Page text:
Taggar v. Holder

Summarized by:

  • Court: 9th Circuit Court of Appeals Archives
  • Area(s) of Law: Immigration
  • Date Filed: 12-02-2013
  • Case #: 09-71529
  • Judge(s)/Court Below: Circuit Judge Wallace for the Court, Circuit M.D. Judge Smith and Ikuta
  • Full Text Opinion

An Immigration Judge does not abuse discretion when setting an extended date for relief applications for the Convention Against Torture and when deeming someone ineligible for a waiver of removability or inadmissibility when it is a crime that is not waivable.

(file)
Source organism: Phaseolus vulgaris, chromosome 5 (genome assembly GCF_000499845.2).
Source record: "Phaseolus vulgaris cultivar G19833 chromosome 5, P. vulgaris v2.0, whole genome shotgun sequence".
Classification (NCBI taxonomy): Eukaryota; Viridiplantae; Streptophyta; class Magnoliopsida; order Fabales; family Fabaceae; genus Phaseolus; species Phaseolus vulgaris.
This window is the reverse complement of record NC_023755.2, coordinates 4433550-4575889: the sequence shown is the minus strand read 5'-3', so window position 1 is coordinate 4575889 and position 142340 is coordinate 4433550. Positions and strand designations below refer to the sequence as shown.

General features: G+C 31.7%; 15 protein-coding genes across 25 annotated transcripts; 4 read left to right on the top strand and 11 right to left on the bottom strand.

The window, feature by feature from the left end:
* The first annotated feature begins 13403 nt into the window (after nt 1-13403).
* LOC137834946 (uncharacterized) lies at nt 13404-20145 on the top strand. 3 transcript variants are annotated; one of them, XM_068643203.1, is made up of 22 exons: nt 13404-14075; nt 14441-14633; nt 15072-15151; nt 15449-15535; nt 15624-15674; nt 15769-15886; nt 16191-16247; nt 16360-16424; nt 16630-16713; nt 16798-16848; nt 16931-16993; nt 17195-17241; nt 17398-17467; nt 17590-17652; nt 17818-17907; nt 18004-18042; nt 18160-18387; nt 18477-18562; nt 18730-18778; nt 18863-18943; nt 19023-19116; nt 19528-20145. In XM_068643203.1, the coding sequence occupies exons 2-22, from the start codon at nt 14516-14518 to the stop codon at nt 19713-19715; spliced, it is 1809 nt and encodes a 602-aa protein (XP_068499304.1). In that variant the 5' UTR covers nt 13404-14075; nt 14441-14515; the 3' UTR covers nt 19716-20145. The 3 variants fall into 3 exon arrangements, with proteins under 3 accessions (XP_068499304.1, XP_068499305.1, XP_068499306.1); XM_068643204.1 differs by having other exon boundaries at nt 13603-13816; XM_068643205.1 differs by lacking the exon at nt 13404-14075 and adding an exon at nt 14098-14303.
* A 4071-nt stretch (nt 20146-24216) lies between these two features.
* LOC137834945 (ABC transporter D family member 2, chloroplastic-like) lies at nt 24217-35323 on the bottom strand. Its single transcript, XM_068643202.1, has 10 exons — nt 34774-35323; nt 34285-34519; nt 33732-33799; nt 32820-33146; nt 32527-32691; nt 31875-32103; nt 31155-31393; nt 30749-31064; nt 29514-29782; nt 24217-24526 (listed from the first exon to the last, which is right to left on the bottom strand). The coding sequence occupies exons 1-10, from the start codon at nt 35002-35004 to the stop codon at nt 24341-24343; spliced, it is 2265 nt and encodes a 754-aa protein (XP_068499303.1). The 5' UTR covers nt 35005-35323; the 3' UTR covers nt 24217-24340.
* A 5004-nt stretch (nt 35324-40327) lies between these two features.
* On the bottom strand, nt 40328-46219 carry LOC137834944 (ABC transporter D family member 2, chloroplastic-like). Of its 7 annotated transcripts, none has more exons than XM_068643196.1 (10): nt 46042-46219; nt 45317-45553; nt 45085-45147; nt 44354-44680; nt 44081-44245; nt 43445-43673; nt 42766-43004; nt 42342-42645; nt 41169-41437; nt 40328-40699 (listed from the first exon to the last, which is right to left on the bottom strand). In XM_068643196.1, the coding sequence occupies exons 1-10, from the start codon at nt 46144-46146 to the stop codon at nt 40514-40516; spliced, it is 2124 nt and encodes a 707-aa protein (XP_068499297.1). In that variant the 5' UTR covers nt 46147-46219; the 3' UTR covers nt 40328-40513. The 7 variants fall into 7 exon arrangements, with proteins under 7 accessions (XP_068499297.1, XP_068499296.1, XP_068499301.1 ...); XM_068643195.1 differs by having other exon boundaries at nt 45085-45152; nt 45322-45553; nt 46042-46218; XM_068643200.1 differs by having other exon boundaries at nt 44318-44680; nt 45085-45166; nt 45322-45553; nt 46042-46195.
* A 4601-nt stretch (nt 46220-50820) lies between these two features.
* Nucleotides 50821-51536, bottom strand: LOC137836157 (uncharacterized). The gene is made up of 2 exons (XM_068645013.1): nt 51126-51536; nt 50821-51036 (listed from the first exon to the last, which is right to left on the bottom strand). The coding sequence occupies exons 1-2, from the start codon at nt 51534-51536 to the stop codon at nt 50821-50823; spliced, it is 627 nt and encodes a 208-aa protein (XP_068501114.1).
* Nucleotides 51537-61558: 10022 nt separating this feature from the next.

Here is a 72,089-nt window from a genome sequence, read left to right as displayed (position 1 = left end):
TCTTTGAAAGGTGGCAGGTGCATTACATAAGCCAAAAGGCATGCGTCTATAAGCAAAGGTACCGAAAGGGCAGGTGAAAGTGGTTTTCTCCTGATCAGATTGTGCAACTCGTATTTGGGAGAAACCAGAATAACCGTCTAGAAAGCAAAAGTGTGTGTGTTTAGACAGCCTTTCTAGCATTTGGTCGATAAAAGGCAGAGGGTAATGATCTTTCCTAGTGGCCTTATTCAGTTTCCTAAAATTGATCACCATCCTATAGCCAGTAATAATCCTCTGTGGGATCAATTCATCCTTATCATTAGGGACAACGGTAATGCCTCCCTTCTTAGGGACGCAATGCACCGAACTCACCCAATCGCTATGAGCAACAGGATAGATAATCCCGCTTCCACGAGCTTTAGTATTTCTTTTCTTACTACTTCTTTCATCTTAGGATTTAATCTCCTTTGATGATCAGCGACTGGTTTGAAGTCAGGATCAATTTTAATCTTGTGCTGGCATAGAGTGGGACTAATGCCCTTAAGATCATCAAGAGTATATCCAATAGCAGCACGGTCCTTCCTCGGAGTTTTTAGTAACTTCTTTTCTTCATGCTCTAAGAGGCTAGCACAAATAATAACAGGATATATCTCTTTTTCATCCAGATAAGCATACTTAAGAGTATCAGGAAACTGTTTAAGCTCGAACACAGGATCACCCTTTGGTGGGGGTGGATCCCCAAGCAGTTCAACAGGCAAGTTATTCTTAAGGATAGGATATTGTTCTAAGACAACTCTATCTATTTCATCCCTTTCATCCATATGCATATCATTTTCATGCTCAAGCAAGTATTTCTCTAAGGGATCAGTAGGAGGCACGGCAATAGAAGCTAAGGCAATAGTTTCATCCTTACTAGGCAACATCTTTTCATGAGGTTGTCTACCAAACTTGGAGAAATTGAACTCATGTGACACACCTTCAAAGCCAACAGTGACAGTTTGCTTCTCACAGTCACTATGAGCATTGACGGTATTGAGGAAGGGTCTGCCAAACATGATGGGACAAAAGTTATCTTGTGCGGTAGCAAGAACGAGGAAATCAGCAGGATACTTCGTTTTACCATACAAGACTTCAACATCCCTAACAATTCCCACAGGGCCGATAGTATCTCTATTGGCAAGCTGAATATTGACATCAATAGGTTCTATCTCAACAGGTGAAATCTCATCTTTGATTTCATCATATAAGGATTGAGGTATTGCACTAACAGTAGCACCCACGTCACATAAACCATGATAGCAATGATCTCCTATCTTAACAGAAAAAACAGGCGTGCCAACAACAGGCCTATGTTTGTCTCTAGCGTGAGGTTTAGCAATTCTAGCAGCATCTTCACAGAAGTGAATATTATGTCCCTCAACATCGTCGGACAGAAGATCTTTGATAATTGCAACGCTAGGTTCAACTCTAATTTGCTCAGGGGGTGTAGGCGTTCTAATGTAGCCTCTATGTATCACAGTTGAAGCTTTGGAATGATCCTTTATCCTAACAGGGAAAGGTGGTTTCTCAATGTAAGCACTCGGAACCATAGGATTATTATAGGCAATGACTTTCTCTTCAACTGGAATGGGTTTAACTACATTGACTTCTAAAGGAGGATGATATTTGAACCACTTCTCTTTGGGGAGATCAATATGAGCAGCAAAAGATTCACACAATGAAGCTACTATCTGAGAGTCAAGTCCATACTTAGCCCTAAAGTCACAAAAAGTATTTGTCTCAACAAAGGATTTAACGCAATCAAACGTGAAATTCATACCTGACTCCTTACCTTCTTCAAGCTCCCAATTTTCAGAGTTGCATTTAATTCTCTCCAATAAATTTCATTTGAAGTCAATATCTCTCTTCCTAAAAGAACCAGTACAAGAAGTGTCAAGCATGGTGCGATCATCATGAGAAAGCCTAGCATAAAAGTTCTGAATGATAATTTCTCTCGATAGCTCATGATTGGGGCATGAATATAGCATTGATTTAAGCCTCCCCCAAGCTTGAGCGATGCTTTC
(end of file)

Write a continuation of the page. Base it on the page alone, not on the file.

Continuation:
Pritam Taggar petitioned for review of the Board of Immigration Appeal’s decision that she waived and abandoned her relief application, and that she is ineligible for a waiver of removability or inadmissibility. Taggar was charged as removable based on a conviction of conspiracy to defraud the United States though visa fraud. In 2007, Taggar’s case was reopened and the Immigration Judge (IJ) set a filing date for any application for reliefs under the Convention Against Torture. No applications were filed until after the set date, and Taggar become removable. The panel held that the IJ’s decision did not abuse discretion because the extended deadline was for all relief applications, and because a deadline may lawfully be imposed on an application for relief under the Convention Against Torture pursuant to 8 C.F.R. § 1003.31(c). The panel also determined that Taggar was not an inadmissible alien eligible for a waiver under 8 U.S.C. § 1227(a)(1)(H) because the waiver requires the alien to be inadmissible at entry, instead Taggar was deportable based on a conviction for fraudulent documentation which is a crime that is not waivable. Petition DENIED.

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